Debunking social media claims, Virginia officials say it’ll take time for online voter info to update

Voters at a polling station in Buckingham County, Va., November 3, 2020. (Parker Michels-Boyce / For the Virginia Mercury)

Virginia elections officials say voters shouldn’t be alarmed if the state’s election website doesn’t immediately show their ballot was counted, noting it usually takes several days for that information to appear.

The Virginia Department of Elections released the statement in response to viral, false social media theories circulating under the hashtag #WheresMyVote. Many people are spreading claims that because election websites don’t already reflect that they voted this year, their votes aren’t being counted.

In a statement Thursday morning, the state elections agency said voter data is only sent to the state after local electoral boards certify results.

“It may take a few days for your vote from 2020 to show up on our website, but please do not be alarmed,” agency said. “This is part of the normal process. Thank you to all the Virginians that cast their ballot in Tuesday’s election!”

Republican Del. Tony Wilt, R-Broadway, issued a similar statement on Twitter Wednesday evening.

“This is part of the normal process and we confirmed as much with one of our local registrars,” Wilt wrote.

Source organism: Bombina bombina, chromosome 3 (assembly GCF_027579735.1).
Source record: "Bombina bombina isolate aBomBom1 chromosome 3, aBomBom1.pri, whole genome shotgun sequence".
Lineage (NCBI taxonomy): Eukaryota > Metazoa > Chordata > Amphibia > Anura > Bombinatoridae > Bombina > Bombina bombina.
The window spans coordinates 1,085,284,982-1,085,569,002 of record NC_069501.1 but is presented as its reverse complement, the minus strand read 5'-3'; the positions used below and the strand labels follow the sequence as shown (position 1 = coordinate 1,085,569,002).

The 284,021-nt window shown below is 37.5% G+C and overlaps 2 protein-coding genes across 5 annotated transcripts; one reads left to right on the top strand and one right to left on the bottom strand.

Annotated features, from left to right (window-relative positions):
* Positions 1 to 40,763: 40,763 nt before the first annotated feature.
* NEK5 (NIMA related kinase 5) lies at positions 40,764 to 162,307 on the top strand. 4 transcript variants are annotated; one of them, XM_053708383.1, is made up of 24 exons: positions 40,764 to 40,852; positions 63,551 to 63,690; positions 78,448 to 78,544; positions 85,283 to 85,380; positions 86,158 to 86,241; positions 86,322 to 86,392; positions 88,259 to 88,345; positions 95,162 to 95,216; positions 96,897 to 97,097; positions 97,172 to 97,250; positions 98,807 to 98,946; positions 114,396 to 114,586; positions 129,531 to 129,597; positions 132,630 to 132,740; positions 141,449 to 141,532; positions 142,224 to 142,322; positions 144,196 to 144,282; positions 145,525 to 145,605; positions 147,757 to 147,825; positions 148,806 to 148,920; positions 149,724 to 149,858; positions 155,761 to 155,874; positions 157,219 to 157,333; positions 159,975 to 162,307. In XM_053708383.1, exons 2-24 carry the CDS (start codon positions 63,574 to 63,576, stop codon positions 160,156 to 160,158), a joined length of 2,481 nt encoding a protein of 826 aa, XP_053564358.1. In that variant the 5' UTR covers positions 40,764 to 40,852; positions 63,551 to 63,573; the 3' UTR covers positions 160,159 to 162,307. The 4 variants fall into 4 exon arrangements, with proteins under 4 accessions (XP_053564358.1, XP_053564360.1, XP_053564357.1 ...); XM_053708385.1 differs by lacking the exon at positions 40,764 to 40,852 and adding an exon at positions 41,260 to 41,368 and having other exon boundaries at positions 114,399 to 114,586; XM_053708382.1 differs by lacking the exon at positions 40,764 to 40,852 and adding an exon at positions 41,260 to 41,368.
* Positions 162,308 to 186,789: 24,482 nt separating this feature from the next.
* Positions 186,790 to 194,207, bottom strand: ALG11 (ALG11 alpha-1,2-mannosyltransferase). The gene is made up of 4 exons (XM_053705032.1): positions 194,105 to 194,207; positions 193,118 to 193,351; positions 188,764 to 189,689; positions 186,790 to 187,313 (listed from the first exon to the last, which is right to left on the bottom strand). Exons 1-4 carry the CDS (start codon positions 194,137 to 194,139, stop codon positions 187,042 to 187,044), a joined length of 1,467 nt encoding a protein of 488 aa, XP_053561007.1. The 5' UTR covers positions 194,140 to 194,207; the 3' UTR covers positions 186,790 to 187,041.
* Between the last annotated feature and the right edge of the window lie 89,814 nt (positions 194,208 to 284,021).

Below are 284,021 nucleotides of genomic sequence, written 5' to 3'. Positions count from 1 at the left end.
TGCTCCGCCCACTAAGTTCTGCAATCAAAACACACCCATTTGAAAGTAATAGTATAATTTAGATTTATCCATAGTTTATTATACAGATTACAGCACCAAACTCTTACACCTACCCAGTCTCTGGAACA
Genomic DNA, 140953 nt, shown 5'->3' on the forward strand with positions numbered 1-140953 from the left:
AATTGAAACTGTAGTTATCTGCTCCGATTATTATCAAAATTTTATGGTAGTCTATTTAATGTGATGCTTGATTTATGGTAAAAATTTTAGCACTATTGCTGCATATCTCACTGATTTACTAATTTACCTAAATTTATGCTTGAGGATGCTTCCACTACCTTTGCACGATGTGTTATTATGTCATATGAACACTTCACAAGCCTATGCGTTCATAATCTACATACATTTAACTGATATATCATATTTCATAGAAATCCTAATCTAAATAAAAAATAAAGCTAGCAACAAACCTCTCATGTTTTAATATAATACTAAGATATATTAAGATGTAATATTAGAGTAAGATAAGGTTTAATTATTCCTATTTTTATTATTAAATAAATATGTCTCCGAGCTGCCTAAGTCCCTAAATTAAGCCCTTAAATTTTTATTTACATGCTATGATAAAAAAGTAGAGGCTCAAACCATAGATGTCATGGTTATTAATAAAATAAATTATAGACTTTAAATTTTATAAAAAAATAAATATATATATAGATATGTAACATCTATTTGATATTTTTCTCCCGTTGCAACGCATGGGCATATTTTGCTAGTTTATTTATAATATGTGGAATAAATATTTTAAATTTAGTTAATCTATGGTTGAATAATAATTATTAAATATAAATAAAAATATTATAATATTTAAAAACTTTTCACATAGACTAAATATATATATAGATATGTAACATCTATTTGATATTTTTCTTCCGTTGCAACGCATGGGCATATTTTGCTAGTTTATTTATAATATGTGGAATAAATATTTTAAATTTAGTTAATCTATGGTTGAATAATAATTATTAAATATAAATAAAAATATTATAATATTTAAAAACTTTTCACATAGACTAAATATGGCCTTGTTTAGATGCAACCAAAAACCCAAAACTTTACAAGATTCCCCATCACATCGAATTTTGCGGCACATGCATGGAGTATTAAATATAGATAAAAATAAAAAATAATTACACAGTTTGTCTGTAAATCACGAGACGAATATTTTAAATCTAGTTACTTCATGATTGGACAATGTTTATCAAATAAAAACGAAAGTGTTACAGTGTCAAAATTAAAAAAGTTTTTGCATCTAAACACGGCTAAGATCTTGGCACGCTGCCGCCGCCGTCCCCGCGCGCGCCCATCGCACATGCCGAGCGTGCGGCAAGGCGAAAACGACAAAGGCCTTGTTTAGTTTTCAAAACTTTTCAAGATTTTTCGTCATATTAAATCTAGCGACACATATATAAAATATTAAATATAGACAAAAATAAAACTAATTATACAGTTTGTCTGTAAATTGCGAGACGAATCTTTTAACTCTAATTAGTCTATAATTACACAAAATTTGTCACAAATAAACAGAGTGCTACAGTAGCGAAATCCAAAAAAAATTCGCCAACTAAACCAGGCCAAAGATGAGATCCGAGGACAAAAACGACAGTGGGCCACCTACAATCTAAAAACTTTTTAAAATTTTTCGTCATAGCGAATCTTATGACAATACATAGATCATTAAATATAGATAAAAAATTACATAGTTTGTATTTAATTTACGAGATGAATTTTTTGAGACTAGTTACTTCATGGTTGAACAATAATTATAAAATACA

The attempt to correct false information comes as President Donald Trump and his supporters fuel baseless conspiracy claims that the election results are being manipulated.

At least one prominent Virginia Republican joined in the effort to cast doubt on the election’s veracity.

Del. Mark Cole, R-Spotsylvania, at a committee meeting in the General Assembly Building. (Ned Oliver/Virginia Mercury)

On Wednesday, Del. Mark Cole, R-Spotsylvania, who previously held sway over Virginia election policy as the chairman of the House of Delegates elections committee, tweeted an article from a conservative website that used unproven claims of voting irregularities to falsely declare Democrats were “trying to steal” the election in Michigan, Wisconsin and Pennsylvania.

“Democrats seem to have a knack for ‘finding’ votes as they keep counting after Election Day!” Cole said in his tweet.

The article Cole shared relies largely on a typo in Michigan’s results. The fact-checking website Snopes has declared the rumor about Michigan’s results false.

Cole’s tweet drew condemnation from Democrats who said he was spreading falsehoods to undermine confidence in the democratic process.

“This guy used to be the chair of Virginia’s House Committee on Privileges and Elections, and he’s pretending he doesn’t know how ballot counting works,” tweeted Del. Lee Carter, D-Manassas.